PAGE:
As I say, hot glue is magical. For lots of reasons. Including the fact that such an ordinary material can take on the shimmer of spun glass. I call it my poor woman’s glass!
Paul Klee referred to drawing as “taking a line for a walk.” With hot glue, I’m able to take a line for a twirl—and do it again and again! I’m obsessed with rippling lines, infinite variations of the S-curve, the serpentine line (aka William Hobarth’s legendary line of grace). Since moving to north Idaho, the “ripple effect” has taken hold of my senses. It’s everywhere—in the the rollings hills of the Palouse where I live.
As intricate as a leaf’s vein, the filigreed glue strands take on the lacy, tactile complexity of a spider’s web when massed by the hundreds. Responsive to changing life and shifting air, they shift between thresholds of opacity to translucency, the space seeming to dissolve into an inexplicable frothiness. It’s how I imagine infinity would look.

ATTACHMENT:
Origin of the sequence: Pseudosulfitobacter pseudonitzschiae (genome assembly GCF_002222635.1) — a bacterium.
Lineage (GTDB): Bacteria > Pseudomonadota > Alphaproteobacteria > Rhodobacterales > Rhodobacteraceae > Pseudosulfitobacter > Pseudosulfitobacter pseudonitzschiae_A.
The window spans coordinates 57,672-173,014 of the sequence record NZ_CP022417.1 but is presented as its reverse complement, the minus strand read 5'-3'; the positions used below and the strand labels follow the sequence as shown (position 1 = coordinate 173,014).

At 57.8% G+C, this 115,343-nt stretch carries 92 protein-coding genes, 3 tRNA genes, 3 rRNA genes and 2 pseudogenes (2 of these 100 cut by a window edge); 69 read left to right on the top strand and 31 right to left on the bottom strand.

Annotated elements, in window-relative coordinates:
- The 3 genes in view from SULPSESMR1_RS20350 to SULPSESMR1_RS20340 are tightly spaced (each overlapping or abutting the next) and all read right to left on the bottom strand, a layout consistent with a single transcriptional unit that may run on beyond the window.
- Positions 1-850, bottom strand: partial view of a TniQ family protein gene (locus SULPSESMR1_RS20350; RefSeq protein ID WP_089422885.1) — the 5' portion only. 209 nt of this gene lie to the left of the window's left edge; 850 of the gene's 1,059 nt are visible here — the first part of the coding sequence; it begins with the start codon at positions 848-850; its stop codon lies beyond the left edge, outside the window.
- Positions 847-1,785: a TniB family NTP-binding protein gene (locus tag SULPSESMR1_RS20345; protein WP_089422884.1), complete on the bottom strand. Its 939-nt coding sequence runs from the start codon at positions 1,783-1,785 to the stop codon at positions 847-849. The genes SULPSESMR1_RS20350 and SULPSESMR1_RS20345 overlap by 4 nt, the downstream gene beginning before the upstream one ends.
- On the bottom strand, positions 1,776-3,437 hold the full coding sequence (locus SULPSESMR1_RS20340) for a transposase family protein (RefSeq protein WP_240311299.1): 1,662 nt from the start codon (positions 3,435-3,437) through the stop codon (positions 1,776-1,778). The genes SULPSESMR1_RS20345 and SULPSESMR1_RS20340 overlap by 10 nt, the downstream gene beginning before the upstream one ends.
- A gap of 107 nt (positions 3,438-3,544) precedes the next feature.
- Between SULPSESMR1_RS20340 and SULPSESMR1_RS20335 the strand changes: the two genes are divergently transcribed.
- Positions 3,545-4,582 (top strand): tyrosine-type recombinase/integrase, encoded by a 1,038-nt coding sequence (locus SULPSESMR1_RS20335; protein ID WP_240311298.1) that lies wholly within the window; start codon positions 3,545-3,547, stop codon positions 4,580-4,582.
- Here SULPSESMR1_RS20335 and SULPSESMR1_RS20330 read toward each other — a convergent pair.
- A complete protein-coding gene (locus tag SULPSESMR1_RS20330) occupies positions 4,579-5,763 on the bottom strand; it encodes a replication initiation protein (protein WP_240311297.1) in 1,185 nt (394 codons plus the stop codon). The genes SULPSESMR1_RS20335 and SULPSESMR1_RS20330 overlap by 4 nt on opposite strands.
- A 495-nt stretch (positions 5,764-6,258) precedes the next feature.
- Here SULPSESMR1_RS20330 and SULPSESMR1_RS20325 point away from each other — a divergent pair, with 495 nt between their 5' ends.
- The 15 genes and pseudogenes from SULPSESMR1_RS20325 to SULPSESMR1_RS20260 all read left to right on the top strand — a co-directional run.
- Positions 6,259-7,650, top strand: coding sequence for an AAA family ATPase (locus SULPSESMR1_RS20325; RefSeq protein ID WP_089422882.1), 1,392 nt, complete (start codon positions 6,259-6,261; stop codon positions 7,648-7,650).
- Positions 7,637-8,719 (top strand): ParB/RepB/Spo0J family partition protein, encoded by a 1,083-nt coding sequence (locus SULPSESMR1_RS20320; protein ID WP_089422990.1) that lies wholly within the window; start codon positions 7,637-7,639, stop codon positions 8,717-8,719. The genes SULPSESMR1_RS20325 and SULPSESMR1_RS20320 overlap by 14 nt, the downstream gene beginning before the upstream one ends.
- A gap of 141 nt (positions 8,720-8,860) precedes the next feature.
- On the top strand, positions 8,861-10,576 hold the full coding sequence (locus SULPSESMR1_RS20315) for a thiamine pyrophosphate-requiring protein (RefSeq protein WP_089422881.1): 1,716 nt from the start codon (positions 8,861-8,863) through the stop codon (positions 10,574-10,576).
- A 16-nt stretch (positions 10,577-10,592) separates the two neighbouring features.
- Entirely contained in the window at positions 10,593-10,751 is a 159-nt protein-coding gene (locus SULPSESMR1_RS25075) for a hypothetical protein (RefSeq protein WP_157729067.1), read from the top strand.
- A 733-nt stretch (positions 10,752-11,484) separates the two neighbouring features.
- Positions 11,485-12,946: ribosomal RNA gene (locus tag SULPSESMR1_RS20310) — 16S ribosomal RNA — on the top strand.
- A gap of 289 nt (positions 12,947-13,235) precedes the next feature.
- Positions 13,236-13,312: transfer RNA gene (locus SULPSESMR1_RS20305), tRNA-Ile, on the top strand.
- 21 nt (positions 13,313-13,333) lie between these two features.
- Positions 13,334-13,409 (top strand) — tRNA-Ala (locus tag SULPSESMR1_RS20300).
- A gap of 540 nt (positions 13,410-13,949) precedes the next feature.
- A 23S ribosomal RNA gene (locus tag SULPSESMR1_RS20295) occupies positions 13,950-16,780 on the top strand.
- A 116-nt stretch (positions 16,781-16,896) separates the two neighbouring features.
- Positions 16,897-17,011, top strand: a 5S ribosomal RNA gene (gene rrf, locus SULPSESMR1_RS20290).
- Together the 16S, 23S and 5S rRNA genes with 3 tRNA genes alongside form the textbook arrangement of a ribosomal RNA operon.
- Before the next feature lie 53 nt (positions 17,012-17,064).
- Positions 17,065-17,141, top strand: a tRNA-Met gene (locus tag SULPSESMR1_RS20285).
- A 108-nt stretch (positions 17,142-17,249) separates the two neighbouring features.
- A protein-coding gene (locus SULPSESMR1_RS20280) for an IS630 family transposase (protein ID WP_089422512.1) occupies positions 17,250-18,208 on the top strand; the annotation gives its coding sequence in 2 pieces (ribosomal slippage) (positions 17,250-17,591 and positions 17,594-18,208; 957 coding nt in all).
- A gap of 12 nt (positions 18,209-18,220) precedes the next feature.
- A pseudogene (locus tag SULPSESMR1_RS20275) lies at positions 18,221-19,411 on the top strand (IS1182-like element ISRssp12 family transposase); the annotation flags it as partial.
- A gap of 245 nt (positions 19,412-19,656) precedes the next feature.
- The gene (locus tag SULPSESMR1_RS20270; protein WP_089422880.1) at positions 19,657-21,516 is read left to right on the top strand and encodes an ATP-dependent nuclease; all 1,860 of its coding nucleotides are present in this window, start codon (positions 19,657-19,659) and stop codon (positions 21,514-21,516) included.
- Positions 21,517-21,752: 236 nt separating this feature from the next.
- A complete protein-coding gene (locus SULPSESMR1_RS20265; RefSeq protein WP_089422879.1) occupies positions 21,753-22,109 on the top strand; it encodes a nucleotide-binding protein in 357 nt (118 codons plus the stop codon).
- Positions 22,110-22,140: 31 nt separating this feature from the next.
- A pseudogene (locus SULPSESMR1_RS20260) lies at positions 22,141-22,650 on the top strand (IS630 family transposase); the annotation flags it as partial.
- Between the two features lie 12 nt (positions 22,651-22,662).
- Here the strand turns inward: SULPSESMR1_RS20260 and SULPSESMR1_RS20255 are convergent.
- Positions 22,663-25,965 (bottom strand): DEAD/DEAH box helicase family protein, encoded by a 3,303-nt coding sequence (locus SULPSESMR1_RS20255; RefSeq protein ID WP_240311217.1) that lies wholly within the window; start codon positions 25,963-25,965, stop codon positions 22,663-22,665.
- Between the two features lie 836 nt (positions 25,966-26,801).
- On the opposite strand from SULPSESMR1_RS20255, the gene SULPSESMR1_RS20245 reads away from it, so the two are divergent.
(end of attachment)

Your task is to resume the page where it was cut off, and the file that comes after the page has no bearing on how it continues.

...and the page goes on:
This fuzzy edgeless quality suits my purposes. As an artist, I’m trying to allude to our barely there-ness, the fragile temporality of existence. In this way, hot glue is a fast track to metaphor—referencing the flux and fluidity of time. Like the barely perceptible moments of our lives, the way they appear and disappear, intermingling like rippling water and melting ice as they flow through our days.
Okay—Enough, enough. I’ve restored my resolve. Back to work!